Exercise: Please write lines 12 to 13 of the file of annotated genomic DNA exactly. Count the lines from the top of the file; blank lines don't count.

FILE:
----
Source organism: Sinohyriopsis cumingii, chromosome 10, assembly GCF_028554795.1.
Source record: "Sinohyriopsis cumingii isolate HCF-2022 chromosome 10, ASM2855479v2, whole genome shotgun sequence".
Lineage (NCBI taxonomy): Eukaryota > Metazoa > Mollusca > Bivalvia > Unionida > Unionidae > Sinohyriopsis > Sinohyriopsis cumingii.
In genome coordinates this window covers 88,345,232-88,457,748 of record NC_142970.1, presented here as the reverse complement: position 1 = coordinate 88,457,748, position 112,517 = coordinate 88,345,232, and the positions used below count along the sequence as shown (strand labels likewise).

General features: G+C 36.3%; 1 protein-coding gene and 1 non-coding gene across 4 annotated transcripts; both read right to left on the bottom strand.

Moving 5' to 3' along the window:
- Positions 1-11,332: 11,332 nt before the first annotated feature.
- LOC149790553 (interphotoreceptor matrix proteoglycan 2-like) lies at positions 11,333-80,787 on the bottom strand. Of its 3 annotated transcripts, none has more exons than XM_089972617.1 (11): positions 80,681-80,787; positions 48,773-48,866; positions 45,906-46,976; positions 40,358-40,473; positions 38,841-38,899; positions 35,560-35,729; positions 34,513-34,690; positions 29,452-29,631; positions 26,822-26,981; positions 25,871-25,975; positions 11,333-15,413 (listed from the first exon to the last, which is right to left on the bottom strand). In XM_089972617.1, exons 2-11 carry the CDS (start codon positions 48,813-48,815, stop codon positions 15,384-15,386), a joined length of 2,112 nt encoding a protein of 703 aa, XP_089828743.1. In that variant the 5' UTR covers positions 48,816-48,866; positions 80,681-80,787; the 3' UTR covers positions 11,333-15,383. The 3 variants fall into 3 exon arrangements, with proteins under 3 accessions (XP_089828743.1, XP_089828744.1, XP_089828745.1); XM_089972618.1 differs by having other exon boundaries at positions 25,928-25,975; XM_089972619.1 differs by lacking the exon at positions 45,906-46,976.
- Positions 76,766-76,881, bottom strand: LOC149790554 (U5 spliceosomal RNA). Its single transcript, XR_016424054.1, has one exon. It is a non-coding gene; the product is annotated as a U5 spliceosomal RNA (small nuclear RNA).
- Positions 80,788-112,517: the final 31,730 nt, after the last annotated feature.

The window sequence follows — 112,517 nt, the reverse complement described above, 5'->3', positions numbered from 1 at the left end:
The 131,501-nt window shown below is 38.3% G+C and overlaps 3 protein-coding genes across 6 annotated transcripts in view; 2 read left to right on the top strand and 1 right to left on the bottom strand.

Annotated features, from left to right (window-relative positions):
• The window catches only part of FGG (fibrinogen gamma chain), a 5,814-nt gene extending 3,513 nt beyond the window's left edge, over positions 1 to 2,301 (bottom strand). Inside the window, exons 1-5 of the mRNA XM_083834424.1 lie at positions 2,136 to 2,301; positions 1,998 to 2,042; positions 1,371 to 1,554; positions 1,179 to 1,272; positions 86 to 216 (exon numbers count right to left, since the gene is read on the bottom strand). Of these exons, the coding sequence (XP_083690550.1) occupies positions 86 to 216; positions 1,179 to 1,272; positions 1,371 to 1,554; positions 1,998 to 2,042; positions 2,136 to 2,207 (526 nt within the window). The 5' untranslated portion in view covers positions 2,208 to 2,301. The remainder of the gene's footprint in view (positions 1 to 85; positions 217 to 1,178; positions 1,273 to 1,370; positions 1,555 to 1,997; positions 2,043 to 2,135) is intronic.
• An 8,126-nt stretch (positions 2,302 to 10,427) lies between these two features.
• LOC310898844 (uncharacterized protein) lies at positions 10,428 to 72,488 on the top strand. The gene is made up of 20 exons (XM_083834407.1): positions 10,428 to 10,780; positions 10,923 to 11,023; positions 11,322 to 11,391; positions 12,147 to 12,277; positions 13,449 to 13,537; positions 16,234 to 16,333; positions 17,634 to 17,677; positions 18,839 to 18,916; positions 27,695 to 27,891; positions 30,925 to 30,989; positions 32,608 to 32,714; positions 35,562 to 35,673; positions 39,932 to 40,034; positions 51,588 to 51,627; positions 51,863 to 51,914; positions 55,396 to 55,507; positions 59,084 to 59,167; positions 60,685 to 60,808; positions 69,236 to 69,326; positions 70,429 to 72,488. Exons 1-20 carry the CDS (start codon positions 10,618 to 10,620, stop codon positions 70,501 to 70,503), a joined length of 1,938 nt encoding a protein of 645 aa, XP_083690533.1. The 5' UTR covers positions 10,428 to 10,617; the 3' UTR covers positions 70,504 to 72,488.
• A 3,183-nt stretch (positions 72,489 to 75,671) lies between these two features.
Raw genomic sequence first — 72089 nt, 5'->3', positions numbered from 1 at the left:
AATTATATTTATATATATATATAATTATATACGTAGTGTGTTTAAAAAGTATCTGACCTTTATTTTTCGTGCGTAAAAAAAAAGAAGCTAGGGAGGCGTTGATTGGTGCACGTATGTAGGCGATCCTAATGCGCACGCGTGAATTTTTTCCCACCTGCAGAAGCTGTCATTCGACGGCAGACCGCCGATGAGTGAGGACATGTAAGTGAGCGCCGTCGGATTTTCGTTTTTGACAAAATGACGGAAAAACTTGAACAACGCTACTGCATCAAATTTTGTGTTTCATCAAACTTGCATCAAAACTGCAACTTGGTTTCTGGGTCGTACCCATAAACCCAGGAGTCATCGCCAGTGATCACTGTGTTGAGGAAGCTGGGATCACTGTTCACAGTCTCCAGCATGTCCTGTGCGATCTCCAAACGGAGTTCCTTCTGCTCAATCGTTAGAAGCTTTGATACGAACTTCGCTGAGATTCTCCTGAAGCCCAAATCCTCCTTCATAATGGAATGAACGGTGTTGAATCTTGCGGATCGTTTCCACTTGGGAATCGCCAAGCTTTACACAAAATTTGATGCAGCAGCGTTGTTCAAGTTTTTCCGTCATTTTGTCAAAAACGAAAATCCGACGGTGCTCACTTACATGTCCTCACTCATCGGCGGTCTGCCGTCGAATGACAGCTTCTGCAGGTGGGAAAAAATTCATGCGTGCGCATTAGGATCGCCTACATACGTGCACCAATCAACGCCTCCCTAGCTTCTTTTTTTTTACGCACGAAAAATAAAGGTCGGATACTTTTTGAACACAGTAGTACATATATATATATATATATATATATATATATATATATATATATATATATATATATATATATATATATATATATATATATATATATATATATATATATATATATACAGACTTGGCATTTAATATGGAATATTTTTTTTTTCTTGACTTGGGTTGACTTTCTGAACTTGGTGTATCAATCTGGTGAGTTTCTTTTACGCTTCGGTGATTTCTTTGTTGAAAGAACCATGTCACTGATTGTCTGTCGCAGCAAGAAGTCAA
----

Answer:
The 131,501-nt window shown below is 38.3% G+C and overlaps 3 protein-coding genes across 6 annotated transcripts in view; 2 read left to right on the top strand and 1 right to left on the bottom strand.

Annotated features, from left to right (window-relative positions):